Giving athletes tailored dietary and other performance-related information based on their genetic makeup is part of a growing new field. Genetics play a critical role in determining how athletes respond to foods, nutrients and supplements, as demonstrated by recent research in the emerging field of “nutrigenomics” – the science that seeks to explain how genetic variation alters our response to diet, which impacts general health and athletic performance.
The following areas can be tested at The Clinic with our DNA Sports Analaysis.
Globally caffeine is the most widely consumed stimulant with many athletes having it to enhance training and performance. Research on the impact of caffeine on cardiovascular health and athletic performance gives varied results. Research showed that fast metabolisers of caffeine saw significant improvements in endurance after having caffeine compared to taking a placebo. Slow metabolisers however experienced no benefit, often performing worse compared to their placebo endurance test. They are also at higher risk of heart attacks and high blood pressure when consuming more than 200 mg of caffeine (2 small cups of coffee or 3-4 cups of tea) per day.
Having enough vitamin D is really important especially when exercising. It increases bone mineral density, reduces the risk of stress fractures, and could also play an important role in heart health, immune function, muscle recovery and muscle building during intense training.
Iron is a mineral which we need to help our bodies form red blood cells to transport oxygen in the body. Low iron stores can lead to anaemia which is associated with fatigue, weakness, shortness of breath, dizziness and reduced aerobic capacity. Low iron levels can therefore lead to poor performance.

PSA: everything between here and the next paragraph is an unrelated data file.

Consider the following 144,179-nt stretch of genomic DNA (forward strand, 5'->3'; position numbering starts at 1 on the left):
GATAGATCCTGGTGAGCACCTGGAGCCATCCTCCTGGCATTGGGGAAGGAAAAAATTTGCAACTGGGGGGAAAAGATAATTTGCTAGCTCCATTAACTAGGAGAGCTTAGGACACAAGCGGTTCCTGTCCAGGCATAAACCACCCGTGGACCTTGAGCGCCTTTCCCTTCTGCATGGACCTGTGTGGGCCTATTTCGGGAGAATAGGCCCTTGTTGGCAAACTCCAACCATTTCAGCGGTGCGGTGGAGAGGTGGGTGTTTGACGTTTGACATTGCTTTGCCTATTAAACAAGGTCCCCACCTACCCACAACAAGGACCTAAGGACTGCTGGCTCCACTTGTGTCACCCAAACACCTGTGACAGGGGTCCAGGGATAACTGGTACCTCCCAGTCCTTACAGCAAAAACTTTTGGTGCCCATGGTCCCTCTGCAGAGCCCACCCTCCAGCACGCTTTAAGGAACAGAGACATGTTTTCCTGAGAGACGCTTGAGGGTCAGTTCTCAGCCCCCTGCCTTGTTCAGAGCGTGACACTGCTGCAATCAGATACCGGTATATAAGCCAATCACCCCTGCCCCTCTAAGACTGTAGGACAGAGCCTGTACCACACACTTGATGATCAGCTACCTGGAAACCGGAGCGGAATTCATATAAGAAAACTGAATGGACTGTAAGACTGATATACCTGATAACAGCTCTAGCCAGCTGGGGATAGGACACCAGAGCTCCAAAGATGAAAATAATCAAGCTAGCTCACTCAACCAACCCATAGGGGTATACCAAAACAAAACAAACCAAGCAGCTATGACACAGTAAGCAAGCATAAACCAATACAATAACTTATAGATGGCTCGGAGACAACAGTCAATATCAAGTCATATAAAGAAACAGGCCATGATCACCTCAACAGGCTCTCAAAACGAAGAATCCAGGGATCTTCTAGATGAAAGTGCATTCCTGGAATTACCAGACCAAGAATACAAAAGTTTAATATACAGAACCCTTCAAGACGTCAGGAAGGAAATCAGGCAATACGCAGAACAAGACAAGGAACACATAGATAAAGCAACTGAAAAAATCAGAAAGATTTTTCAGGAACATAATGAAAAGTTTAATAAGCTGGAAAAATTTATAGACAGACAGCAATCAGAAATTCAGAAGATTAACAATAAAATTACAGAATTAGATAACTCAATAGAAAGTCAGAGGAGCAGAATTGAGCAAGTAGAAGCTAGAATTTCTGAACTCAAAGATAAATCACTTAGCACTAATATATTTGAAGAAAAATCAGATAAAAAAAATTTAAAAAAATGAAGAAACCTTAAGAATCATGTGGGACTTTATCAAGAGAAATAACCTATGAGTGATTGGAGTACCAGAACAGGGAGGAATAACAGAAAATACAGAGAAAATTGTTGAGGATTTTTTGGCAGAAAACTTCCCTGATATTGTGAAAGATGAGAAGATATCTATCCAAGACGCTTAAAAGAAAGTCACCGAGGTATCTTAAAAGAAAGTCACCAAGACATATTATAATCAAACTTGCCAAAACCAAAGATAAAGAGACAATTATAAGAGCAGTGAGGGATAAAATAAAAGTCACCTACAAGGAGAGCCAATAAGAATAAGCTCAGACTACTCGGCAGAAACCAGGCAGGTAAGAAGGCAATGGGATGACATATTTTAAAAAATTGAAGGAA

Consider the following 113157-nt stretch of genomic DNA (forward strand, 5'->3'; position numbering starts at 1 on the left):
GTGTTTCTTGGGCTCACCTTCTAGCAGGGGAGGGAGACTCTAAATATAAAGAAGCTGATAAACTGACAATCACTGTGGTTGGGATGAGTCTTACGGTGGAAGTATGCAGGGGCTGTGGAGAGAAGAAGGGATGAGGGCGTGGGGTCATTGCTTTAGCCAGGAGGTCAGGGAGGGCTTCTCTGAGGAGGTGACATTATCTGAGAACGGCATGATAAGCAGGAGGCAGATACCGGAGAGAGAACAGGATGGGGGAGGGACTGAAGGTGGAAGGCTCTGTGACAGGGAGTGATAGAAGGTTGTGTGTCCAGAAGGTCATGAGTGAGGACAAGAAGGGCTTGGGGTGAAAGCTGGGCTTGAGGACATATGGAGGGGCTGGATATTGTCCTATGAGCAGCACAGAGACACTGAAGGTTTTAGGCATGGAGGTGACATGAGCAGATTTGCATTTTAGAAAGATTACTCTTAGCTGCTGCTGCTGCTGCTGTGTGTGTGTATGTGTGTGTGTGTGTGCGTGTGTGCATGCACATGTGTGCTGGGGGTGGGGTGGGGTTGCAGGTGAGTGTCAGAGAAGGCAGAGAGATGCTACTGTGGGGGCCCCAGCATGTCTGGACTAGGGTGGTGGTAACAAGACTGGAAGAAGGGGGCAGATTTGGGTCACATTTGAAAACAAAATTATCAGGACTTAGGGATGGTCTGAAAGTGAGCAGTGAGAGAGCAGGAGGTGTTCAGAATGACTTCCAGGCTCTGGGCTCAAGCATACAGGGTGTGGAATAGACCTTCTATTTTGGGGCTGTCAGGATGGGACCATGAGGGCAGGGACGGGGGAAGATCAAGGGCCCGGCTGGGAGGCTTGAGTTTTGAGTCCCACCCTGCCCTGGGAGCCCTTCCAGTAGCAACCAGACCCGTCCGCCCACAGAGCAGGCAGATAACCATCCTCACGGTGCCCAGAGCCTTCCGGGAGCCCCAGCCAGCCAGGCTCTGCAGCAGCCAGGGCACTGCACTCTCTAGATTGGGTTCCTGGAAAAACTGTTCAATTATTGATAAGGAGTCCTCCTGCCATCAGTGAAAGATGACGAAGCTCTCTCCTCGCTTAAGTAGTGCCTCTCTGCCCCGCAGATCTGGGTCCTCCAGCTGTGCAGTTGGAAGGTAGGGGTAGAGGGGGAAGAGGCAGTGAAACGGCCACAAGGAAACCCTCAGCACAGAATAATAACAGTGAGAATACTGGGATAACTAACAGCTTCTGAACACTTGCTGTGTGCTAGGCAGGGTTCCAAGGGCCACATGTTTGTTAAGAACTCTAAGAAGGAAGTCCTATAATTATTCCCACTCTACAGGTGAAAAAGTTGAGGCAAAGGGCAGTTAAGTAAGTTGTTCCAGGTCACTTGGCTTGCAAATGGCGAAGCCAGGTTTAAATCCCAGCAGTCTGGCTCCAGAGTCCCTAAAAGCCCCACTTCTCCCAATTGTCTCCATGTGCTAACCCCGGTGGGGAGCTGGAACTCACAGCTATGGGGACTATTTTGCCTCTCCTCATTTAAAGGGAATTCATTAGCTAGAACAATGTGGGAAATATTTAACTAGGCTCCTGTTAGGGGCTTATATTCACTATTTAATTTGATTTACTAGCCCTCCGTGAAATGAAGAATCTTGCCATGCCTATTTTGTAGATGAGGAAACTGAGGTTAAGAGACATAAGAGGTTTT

Lactose is a naturally occurring sugar found in dairy products which is broken down by the enzyme lactase to be properly digested. Those who do not produce any, or enough lactase, so the lactose passes through the intestines undigested can lead to unpleasant side effects including bloating, cramps and diarrhoea.
Individuals who consume a lactose-free diet are at a greater risk of inadequate calcium and vitamin D, both of which are important for building and maintaining strong bones and teeth, and reducing the risk of low bone density and stress fractures that often occur in athletes.
Optimal levels of calcium and vitamin D can still be achieved through fortified milk alternatives such as soy, almond, and rice beverages but make sure you check the label to confirm that you’re choosing products that include them.
The report also includes tailored information on fitness and physical activity, allowing us to make some insights about the risk of injury and other indicators of physical performance.
A high pain tolerance result is common with professional sports individuals. Pain is triggered by the nervous system and their are substantial differences in the degree to which people feel pain, a high tolerance to pain can give the individual an advantage to train hard and push themesleves to be one of the elite in their chosen sport.